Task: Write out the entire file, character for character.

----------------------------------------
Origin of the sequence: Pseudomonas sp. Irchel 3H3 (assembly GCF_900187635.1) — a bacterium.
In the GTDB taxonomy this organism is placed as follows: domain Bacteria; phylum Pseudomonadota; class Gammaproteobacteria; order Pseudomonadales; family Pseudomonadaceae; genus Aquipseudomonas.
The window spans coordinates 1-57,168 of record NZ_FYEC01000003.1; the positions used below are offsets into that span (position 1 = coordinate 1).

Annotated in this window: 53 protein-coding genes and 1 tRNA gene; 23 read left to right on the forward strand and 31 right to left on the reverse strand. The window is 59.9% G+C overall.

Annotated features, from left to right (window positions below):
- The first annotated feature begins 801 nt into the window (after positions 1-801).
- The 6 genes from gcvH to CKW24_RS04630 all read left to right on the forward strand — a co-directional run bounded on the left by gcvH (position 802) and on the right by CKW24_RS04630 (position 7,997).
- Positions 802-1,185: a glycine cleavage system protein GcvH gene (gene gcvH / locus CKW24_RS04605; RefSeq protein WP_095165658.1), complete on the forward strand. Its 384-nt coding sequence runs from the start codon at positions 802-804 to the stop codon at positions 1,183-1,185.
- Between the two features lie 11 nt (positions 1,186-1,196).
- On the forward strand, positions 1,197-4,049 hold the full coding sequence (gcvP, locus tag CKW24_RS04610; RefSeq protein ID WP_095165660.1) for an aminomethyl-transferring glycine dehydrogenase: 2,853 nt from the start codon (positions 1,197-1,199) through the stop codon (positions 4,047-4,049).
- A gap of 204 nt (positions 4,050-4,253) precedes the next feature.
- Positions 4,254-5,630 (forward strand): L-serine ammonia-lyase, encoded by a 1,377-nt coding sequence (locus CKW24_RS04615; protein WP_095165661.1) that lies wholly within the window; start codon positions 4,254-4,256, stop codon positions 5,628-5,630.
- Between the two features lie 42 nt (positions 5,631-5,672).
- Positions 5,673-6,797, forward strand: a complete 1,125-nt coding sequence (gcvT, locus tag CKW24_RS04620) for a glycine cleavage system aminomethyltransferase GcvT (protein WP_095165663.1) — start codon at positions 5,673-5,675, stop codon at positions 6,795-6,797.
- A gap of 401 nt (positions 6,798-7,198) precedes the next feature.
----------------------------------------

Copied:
Origin of the sequence: Pseudomonas sp. Irchel 3H3 (assembly GCF_900187635.1) — a bacterium.
In the GTDB taxonomy this organism is placed as follows: domain Bacteria; phylum Pseudomonadota; class Gammaproteobacteria; order Pseudomonadales; family Pseudomonadaceae; genus Aquipseudomonas.
The window spans coordinates 1-57,168 of record NZ_FYEC01000003.1; the positions used below are offsets into that span (position 1 = coordinate 1).

Annotated in this window: 53 protein-coding genes and 1 tRNA gene; 23 read left to right on the forward strand and 31 right to left on the reverse strand. The window is 59.9% G+C overall.

Annotated features, from left to right (window positions below):
- The first annotated feature begins 801 nt into the window (after positions 1-801).
- The 6 genes from gcvH to CKW24_RS04630 all read left to right on the forward strand — a co-directional run bounded on the left by gcvH (position 802) and on the right by CKW24_RS04630 (position 7,997).
- Positions 802-1,185: a glycine cleavage system protein GcvH gene (gene gcvH / locus CKW24_RS04605; RefSeq protein WP_095165658.1), complete on the forward strand. Its 384-nt coding sequence runs from the start codon at positions 802-804 to the stop codon at positions 1,183-1,185.
- Between the two features lie 11 nt (positions 1,186-1,196).
- On the forward strand, positions 1,197-4,049 hold the full coding sequence (gcvP, locus tag CKW24_RS04610; RefSeq protein ID WP_095165660.1) for an aminomethyl-transferring glycine dehydrogenase: 2,853 nt from the start codon (positions 1,197-1,199) through the stop codon (positions 4,047-4,049).
- A gap of 204 nt (positions 4,050-4,253) precedes the next feature.
- Positions 4,254-5,630 (forward strand): L-serine ammonia-lyase, encoded by a 1,377-nt coding sequence (locus CKW24_RS04615; protein WP_095165661.1) that lies wholly within the window; start codon positions 4,254-4,256, stop codon positions 5,628-5,630.
- Between the two features lie 42 nt (positions 5,631-5,672).
- Positions 5,673-6,797, forward strand: a complete 1,125-nt coding sequence (gcvT, locus tag CKW24_RS04620) for a glycine cleavage system aminomethyltransferase GcvT (protein WP_095165663.1) — start codon at positions 5,673-5,675, stop codon at positions 6,795-6,797.
- A gap of 401 nt (positions 6,798-7,198) precedes the next feature.